Time to get boats in shape as fishing season returns
Welcome back! You made it through yet another winter!
Time now to get the boat in shape and to dust off the tackle that you have been meaning to fine tune since September but have still not gotten around to.
Many will be thinking that, with any luck, it should be good enough for another season; but then again will doubt persist especially when the big hook-up comes along.
Maybe a quick going over should be done. If the lien is in good shape, maybe just a good cleaning and a bit of lubrication will be all that is needed. If it has had problems, then probably a good time to seek the services of a professional.
As is so often the case, there was a dearth of effort during the recent winter months. It really seems that once October rolls around the sport fishing effort drops off to near nil.
Probably the largest factor is the unreliable weather, which makes it nearly impossible to plan offshore excursions.
This is especially true for weekenders who really only have one day a week to work with and even that is up against competing demands.
Still, there are a few perseverant commercial operators and a very few very hardy souls who take their days as they come and head out onto the briny just to see that, if anything, there is out there.
This year was actually quite rewarding with good numbers of wahoo pleasing and a rather surprising run of yellowfin tuna. Naturally, the weather made the proper exploitation of such a run an improbable thing but, all told, a decent quantity of rather nice tuna specimens made it into local markets.
As has now come to be expected, there were a few encounters with bluefin tunas that were traversing the area. Considering the huge amount of bait that a school of this species needs to hold it in any place for a time, makes it fairly obvious that the giant tuna are on their way to somewhere else.
There is evidence that suggests that they do Transatlantic migrations through this general area and that would account for them putting in periodic appearances here.
The depth of the water around here and the fact that most boats fishing in the off-season are carrying gear meant for smaller game means that most bluefin hook-ups end up being lost although the limited amount of longlining here and the occasional angler have had results.
Live baiting was the way to go it seems as most of the catches made in the off season, at least the remarkable ones, seem to have come from this method of fishing.
Now that spring has arrived, one might be inclined to think that the best technique for producing fish might be traditional trolling of rigged baits mixed in with a smattering of artificial lues and combinations of the two.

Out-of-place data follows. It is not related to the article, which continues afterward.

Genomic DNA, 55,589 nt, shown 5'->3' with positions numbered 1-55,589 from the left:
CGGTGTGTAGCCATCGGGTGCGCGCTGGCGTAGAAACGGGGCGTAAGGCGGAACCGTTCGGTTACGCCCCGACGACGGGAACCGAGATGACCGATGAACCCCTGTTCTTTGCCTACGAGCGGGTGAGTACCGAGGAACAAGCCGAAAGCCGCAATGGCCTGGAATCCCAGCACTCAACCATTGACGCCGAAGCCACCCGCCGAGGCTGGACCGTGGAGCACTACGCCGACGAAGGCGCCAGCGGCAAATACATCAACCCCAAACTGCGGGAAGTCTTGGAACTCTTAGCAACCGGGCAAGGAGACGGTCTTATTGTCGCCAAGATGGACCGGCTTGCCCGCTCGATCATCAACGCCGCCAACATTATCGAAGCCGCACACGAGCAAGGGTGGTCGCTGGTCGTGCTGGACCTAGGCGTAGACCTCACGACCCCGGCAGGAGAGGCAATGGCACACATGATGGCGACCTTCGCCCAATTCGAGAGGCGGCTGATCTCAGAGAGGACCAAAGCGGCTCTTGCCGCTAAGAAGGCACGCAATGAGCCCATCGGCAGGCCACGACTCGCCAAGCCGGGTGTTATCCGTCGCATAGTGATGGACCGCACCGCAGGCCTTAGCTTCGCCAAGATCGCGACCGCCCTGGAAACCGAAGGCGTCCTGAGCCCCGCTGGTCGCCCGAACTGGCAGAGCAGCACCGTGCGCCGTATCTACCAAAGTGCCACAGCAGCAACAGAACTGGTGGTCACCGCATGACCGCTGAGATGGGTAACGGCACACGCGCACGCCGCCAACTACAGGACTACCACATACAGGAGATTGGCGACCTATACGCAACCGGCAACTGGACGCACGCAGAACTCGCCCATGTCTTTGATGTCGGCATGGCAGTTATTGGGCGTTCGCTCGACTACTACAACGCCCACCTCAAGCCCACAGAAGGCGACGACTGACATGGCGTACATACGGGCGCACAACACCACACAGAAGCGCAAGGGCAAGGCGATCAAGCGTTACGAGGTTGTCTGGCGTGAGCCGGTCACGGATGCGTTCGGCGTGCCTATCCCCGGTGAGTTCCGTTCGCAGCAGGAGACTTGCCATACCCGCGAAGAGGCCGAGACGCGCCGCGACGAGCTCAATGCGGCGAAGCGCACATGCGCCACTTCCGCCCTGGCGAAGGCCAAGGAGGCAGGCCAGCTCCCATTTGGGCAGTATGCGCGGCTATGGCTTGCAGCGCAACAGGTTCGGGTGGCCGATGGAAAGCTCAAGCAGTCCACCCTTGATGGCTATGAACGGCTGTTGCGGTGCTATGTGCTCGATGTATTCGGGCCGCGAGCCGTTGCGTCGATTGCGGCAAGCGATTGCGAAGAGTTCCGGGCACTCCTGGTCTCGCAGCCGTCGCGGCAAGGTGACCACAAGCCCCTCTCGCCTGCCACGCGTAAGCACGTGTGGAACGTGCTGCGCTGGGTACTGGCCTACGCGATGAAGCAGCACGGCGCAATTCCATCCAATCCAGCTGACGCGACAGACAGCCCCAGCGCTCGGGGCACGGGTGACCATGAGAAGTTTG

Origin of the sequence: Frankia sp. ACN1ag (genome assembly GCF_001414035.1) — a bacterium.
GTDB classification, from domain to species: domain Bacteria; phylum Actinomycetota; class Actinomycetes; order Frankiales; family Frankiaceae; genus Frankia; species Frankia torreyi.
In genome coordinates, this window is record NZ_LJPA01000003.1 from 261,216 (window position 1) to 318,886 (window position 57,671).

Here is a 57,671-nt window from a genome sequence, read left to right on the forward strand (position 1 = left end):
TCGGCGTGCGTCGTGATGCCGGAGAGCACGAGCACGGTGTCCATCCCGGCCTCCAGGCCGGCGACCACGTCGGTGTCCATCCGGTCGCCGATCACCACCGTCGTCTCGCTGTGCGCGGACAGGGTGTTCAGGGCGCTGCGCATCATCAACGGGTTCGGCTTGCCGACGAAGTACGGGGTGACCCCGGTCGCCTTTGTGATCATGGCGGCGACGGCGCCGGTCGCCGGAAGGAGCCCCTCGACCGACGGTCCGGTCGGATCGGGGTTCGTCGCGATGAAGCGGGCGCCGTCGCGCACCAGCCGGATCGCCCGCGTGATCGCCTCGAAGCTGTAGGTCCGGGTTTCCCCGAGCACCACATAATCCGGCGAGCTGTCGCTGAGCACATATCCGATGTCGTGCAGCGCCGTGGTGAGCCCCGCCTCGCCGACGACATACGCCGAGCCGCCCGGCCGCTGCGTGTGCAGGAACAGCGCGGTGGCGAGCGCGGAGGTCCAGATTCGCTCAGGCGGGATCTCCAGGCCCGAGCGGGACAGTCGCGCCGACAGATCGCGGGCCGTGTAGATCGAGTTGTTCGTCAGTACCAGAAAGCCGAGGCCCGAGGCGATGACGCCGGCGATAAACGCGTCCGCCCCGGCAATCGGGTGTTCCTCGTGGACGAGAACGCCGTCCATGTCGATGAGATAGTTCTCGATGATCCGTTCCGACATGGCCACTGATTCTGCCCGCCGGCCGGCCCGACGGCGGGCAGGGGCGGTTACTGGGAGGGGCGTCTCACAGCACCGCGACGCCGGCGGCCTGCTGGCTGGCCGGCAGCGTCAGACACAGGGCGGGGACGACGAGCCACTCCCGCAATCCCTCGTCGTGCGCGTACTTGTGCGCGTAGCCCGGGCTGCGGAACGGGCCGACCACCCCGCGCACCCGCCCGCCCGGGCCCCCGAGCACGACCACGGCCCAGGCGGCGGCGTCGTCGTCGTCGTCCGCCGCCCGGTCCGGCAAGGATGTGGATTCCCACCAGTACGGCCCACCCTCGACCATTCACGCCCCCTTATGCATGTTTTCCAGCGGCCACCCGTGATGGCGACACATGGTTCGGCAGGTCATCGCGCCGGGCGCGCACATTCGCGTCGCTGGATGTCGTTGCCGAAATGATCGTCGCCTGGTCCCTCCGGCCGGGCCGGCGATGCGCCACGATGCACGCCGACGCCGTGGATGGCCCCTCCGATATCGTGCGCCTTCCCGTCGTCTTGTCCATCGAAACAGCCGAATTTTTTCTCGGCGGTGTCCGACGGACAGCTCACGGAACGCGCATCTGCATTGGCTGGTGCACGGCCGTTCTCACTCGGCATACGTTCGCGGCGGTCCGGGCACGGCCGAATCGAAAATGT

Whether this will indeed pay off will remain to be seen although the tried-and-true methods never cease to work.
Then there is the well-established adage of “match the hatch”. Originally coined in relation to fly selection of freshwater streams, the principle remains the same: whatever the fish are feeding on is what should make the best bait.
Recent reports have substantiated the presence of numbers of yellowfin tuna and wahoo along the drop-offs.
While these are to be expected given the season, there have also been a couple of encounters with blue marlin, suggesting that things are already moving into top gear with the influx of the summertime species.
Apart from the high-profile predators, smaller species like false albacore (mackerel) and skipjack tuna (oceanic bonito) also arrive in numbers in the summer and are considered bait species. This, despite the fact that they are recognised game fish species.
This weekend sees the first interclub competition of the 2022 angling season. The Bermuda Fishing Clubs Annual Tournament is unlike any other tournament in that not only is it restricted to light tackle, but the winners are decided by the number of points accumulated on each line test by the various teams.
Because of the use of light tackle trolling becomes a less viable option and it is more likely that most of the teams in the tournament will elect to set up a chum slick and concentrate on catching tuna.
A side benefit of this technique is that it will often attract ocean robins which make “primo” live baits, allowing a second, or even third, if kite fishing is counted, method to be introduced. Tournament organisers expect a wide variety of species to be weighed in.
With its first full schedule of tournaments since 2019; Bermuda Game Fishing Association sanctioned events will offer opportunities for competitive angling over the next six months.
And even if this isn’t particularly attractive, remember that just wetting a line is the real key to Tight Lines!!!
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